Civil war survivor, refugee Malak Kalmoni pens poems to stand up for underdogs everywhere
TORONTO, CANADA, January 13, 2022 /EINPresswire.com/ — Having witnessed two civil wars in developing countries and migrated to Canada to provide safety for her family, Malak Kalmoni knows what it is like to be among the marginalized, being stepped on by the boots of those in power. With her poetry, she hopes to inspire those subjected to inequality and oppression everywhere, spreading a message of hope with “Perfectly Flawed: poetry for change.”
After undergoing two surgeries, Kalmoni was urged to pursue her passion for writing by her children, her sources of inspiration. They believed in her and her ability to connect with audiences on a deeper level. So write she did, conveying her experiences, anguish, fears, hopes, dreams and convictions in rhyme and verse.
“I believe that the fact that I was raised in two developing countries, that went through wars, as I was growing up has left an important impact on me.” Kalmoni says. She infuses her writing with moving metaphors that convey messages of resilience, of solidarity with the world’s oppressed, of hope for a better future, and the impetus to push for change and defend those who need aid. While Kalmoni can no longer physically teach, she continues to educate and share lessons through her writing, using short stories, children’s stories and now poems to get her message across.
She also inspires those who have internalized discrimination and negativity, who believe they are lesser, to realize that there is nothing wrong with them the way they are. As her poem, “Beloved Flaw,” goes:
“Perfection, however perfect, can annoy,
Rendering you unattainable, remote, coy,
When in reality, you are just as humanely what
Flawed as all the others who refute their faulty perfection.”
Kalmoni draws from her experiences, her nature as an introvert, her years in university when her eyes were opened to the injustices considered “taboo” back in the Middle East, to fill her work with authenticity, realism and resonance. In the old country, different religions and cultural affiliations had to be hidden in order to escape discrimination. A veteran’s wife, she also came across people of various backgrounds, from soldiers and officers to politicians and dignitaries. Her work is a synthesis of her rich life experience and realizations.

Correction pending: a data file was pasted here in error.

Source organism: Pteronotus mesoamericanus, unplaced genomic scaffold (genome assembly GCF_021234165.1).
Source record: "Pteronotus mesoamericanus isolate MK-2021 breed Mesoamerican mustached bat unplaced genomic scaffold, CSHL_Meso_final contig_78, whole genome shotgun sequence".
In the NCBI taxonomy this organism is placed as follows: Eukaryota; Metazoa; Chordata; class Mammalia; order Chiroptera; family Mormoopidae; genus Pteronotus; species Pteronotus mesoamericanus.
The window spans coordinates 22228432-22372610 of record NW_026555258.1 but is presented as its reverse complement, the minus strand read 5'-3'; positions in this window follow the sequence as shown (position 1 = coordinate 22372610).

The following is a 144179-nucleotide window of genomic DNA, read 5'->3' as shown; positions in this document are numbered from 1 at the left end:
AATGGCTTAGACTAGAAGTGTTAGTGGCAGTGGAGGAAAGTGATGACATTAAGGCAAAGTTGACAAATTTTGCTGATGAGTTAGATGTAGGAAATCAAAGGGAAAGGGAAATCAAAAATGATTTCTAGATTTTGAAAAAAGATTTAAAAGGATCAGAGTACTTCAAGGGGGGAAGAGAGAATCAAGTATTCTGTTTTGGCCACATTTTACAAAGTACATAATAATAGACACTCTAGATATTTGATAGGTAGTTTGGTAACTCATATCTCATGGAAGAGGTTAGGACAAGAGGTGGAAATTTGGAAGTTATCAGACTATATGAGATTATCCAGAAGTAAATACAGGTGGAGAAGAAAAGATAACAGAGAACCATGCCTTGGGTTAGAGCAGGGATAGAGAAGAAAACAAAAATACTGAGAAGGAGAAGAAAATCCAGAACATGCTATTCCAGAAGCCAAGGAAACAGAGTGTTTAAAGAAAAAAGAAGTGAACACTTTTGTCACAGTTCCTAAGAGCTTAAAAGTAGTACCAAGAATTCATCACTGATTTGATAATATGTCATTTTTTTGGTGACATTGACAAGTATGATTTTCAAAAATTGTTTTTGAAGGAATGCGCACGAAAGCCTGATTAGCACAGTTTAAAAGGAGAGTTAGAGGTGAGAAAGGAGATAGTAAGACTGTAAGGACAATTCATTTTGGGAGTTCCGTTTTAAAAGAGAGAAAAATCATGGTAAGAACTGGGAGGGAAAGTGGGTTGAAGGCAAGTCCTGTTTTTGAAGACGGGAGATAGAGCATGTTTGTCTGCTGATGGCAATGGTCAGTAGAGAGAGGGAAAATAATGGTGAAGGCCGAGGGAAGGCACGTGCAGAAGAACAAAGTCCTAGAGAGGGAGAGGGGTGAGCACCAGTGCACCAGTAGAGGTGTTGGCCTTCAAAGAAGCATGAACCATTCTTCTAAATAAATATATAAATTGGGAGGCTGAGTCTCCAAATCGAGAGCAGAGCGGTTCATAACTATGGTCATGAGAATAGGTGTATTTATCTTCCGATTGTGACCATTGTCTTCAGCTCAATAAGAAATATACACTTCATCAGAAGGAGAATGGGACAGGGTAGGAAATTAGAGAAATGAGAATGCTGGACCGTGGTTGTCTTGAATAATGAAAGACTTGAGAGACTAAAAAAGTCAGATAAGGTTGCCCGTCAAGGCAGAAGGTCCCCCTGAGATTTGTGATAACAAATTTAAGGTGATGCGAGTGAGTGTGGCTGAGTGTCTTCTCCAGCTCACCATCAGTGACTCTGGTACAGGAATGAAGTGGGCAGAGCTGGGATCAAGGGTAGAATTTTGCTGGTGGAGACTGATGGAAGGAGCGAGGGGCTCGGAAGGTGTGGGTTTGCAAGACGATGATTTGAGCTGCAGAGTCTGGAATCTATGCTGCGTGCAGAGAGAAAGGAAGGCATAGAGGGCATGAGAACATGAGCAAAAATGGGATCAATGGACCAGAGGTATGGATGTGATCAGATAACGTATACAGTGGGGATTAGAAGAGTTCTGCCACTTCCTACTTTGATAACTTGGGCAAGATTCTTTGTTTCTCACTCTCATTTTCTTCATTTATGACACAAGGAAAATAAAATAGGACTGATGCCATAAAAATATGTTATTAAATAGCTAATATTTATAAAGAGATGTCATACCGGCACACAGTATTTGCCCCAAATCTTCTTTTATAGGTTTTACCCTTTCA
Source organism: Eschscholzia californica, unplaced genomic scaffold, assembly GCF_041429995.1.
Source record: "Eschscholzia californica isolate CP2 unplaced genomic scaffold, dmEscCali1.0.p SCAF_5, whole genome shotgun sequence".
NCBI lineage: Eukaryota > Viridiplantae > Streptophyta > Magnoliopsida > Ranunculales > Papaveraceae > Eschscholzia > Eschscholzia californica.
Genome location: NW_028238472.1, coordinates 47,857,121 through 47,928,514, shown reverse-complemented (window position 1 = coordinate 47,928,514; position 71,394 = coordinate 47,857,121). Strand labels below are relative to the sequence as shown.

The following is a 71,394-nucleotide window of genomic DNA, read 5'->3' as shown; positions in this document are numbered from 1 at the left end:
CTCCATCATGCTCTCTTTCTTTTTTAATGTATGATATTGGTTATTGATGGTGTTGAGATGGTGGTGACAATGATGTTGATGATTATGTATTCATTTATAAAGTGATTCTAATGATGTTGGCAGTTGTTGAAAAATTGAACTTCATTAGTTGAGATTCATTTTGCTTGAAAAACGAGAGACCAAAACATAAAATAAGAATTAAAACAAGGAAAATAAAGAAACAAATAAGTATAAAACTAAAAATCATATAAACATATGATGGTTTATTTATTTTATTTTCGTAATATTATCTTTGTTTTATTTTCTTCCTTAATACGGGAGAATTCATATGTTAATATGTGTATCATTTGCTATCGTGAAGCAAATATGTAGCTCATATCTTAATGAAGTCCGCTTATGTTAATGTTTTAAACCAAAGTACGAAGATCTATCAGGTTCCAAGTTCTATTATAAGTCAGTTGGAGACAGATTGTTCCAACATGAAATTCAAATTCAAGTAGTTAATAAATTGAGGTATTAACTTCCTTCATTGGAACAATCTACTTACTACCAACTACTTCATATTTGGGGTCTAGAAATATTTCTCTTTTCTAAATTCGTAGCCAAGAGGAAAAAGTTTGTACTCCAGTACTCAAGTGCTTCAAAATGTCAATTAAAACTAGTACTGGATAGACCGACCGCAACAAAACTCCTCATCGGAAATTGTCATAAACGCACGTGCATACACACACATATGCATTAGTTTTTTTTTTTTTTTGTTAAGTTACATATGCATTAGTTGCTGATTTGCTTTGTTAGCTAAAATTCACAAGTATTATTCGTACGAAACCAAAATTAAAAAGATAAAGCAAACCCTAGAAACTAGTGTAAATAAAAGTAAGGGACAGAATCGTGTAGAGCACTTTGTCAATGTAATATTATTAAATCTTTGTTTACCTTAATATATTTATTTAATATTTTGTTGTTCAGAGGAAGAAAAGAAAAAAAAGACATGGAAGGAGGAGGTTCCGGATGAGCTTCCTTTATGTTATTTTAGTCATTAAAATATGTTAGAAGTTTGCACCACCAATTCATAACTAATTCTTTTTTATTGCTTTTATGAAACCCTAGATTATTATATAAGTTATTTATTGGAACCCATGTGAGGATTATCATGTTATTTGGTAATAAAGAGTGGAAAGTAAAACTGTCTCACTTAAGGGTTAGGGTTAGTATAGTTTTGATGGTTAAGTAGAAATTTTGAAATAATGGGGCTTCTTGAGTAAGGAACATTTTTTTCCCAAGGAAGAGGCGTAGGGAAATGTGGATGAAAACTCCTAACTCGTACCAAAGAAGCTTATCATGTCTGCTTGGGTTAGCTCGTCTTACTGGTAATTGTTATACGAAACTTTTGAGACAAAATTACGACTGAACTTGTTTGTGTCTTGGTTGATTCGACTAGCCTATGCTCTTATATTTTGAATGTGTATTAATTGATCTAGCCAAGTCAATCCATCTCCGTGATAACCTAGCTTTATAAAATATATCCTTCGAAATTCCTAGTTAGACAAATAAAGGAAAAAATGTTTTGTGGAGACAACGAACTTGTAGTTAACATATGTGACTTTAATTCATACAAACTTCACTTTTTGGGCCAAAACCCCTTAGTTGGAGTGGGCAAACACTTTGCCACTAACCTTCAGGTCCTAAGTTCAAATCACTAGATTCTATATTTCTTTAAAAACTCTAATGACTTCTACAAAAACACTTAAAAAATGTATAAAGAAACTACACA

About the Author
Malak Kalmoni was born and raised in Ghana, until a civil war caused her to move to her parents’ native country of Lebanon for three years until a civil war also erupted there. She then migrated to Toronto where she spent her teenage years and studied at York University. She returned to Lebanon to marry, had two children and then completed her education at the University of Balamand, attaining a B.A. in English Language and Literature, as well as a Teaching Diploma and an M.A. in Comparative English Literature. She taught a variety of classes, had her third child, as she was pursuing her education, which was cut short by the civil war in Syria that affected Lebanon.